Here we are at the cusp of 2014, a year that promises to rank among the most exciting in the Mustang's 50-year history, at least for those of us who consider ourselves enthusiasts. For much of this year, Mustang will be in the automotive spotlight, highlighted by the Mustang 50th Birthday Celebrations in Charlotte and Las Vegas on April 17-20, along with the 50th Pony Drive and Mustangs Across America cruises that will be criss-crossing the country. And surely, most Mustang events this year will in some way feature the 50th anniversary. As the anniversary date approaches, we'll see general interest media coverage on TV and in newspapers and magazines. No other car has captured the public's imagination like the Mustang. With over nine million sold since 1964, it seems everyone has a Mustang story.
I can't help but think back 50 years to January 1964. Like many of you, I was just entering my second decade on this earth. Watching my parents' black-and-white TV from my 11 year-old perspective, I was enthralled by the season's new shows (The Man from U.N.C.L.E. and Gomer Pyle USMC in particular) yet was troubled by the evening news that was still discussing President Kennedy's assassination just a couple of months earlier. Although a taped performance of the Beatles aired on the Jack Paar Show in January 1964, we were still a month away from their grand entrance into American consciousness and popular culture with their first appearance on the Ed Sullivan Show. For me, that was the true beginning of the '60s.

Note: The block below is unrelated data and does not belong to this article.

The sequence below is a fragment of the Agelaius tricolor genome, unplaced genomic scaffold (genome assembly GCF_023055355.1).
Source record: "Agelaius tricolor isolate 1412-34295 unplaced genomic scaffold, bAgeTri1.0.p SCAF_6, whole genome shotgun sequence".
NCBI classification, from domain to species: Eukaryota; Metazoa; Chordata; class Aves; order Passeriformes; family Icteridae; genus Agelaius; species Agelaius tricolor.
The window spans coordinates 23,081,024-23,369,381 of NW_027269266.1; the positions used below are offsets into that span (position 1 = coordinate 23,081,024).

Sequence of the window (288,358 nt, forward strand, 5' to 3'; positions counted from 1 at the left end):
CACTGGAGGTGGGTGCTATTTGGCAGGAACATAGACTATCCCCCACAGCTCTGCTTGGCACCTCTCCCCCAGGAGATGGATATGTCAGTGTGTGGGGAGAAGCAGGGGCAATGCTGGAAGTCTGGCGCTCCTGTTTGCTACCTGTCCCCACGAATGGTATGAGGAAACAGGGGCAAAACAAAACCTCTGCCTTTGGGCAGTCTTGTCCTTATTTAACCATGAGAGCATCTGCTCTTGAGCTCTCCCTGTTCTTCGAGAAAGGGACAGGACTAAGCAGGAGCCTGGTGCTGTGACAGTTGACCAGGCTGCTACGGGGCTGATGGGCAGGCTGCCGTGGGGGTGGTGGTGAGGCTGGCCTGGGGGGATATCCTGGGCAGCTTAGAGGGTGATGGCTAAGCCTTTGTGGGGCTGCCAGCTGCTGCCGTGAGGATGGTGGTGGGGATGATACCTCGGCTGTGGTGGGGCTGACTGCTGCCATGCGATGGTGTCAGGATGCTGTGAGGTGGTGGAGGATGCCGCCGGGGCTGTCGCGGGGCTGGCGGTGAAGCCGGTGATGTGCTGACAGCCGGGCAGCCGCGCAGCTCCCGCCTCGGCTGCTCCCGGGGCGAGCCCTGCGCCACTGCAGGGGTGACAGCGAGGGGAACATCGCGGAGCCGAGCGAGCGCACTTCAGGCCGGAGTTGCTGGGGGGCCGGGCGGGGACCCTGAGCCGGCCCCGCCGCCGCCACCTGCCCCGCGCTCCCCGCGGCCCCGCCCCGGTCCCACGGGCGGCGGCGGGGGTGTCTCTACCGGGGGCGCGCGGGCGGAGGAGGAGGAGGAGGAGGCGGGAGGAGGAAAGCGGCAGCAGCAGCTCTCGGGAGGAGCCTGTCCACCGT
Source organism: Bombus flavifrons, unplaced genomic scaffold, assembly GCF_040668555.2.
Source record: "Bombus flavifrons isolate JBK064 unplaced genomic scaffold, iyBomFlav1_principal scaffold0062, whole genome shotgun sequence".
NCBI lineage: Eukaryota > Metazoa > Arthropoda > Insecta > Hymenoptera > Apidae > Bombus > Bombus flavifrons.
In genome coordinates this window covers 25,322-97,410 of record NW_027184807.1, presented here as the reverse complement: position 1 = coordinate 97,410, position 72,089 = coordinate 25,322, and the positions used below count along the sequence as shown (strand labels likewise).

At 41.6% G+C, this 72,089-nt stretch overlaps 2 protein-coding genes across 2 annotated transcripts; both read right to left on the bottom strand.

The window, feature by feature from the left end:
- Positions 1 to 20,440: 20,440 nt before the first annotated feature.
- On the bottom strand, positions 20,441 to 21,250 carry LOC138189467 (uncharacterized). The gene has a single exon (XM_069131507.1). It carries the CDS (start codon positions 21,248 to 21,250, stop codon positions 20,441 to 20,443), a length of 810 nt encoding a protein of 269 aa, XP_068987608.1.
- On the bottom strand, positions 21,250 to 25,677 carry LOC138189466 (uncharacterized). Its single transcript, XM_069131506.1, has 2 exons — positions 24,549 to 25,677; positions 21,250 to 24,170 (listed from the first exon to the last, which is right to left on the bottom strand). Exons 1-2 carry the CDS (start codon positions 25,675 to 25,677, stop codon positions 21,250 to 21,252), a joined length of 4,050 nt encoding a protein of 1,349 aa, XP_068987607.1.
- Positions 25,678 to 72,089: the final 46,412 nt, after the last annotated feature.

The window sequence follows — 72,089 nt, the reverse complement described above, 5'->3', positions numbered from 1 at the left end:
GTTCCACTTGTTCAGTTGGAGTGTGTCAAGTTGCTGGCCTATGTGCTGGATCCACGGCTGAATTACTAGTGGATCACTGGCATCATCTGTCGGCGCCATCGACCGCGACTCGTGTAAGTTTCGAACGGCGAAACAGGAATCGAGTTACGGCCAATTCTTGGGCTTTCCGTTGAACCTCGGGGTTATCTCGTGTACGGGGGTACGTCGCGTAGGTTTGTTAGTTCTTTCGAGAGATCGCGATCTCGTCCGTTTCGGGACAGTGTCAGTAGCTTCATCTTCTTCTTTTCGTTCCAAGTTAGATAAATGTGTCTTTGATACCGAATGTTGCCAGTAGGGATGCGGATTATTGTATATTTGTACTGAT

Thanks to Bob Fria's excellent book, Mustang Genesis, we also know that Ford Motor Company was a beehive of activity in January 1964 as the company prepared to launch its new Mustang. The PR machine cranked up that month with secretive ride-and-drives by the press and editors of college newspapers. The engineering was mostly done, but parts were piling up at the assembly plants to build the first pre-production pilot cars.
I find it interesting that Dearborn Assembly Plant workers came to work on Monday, February 10, the day after the Beatles appeared on Ed Sullivan, to begin building the first pre-production Mustangs. I can hear the conversation now as they hung doors and dropped in engines:
"Did you see those long-haired boys from England on TV last night?"
"I sure did. What are young people coming to these days?"
Although Ford Division president Lee Iacocca was well into his late 30s when he championed the Mustang in the early 1960s, he laid his job and career on the line for a car that would appeal to a new generation of young people, the same baby-boomer group that embraced rock-and-roll music and, by the end of the 1960s, longer hair styles for men. I can remember watching the first Mustang TV commercials and scanning for Mustangs on the local highways from the back seat of my parents' '60 Mercury Comet four-door. Even though the Mustang was built on the same chassis as that stodgy Comet (derived from the Falcon), the sporty long hood, short rear deck styling made it a car for my generation, although I wouldn't realize the full impact until my 50-something grandparents bought a new '66 GT hardtop.
Fifty years is a grand milestone, and especially noteworthy in this case because Mustang production has never been interrupted over those five decades, making it the longest running automotive nameplate in America.
Let's get this party started!